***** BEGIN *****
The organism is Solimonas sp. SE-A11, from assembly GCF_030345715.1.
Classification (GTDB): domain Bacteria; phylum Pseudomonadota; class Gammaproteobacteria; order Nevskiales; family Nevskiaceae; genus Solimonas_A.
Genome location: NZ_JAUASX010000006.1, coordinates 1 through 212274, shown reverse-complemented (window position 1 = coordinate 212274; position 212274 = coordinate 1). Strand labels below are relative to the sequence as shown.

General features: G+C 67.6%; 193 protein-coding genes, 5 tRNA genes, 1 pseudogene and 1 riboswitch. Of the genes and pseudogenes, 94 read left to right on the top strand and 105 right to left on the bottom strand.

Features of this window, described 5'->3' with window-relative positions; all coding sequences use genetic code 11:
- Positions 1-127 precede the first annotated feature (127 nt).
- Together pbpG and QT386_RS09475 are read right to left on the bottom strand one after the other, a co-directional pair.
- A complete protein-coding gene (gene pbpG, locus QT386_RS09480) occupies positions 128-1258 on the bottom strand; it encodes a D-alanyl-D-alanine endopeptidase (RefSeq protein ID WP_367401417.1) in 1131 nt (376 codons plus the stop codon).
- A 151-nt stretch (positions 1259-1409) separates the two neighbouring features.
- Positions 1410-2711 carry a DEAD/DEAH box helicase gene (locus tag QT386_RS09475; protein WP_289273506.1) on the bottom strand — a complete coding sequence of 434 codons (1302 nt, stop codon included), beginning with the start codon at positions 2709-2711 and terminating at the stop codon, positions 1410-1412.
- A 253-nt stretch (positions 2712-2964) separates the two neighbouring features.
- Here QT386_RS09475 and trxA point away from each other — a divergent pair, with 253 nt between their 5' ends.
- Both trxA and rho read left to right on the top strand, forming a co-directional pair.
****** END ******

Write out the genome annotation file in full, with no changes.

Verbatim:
The organism is Solimonas sp. SE-A11, from assembly GCF_030345715.1.
Classification (GTDB): domain Bacteria; phylum Pseudomonadota; class Gammaproteobacteria; order Nevskiales; family Nevskiaceae; genus Solimonas_A.
Genome location: NZ_JAUASX010000006.1, coordinates 1 through 212274, shown reverse-complemented (window position 1 = coordinate 212274; position 212274 = coordinate 1). Strand labels below are relative to the sequence as shown.

General features: G+C 67.6%; 193 protein-coding genes, 5 tRNA genes, 1 pseudogene and 1 riboswitch. Of the genes and pseudogenes, 94 read left to right on the top strand and 105 right to left on the bottom strand.

Features of this window, described 5'->3' with window-relative positions; all coding sequences use genetic code 11:
- Positions 1-127 precede the first annotated feature (127 nt).
- Together pbpG and QT386_RS09475 are read right to left on the bottom strand one after the other, a co-directional pair.
- A complete protein-coding gene (gene pbpG, locus QT386_RS09480) occupies positions 128-1258 on the bottom strand; it encodes a D-alanyl-D-alanine endopeptidase (RefSeq protein ID WP_367401417.1) in 1131 nt (376 codons plus the stop codon).
- A 151-nt stretch (positions 1259-1409) separates the two neighbouring features.
- Positions 1410-2711 carry a DEAD/DEAH box helicase gene (locus tag QT386_RS09475; protein WP_289273506.1) on the bottom strand — a complete coding sequence of 434 codons (1302 nt, stop codon included), beginning with the start codon at positions 2709-2711 and terminating at the stop codon, positions 1410-1412.
- A 253-nt stretch (positions 2712-2964) separates the two neighbouring features.
- Here QT386_RS09475 and trxA point away from each other — a divergent pair, with 253 nt between their 5' ends.
- Both trxA and rho read left to right on the top strand, forming a co-directional pair.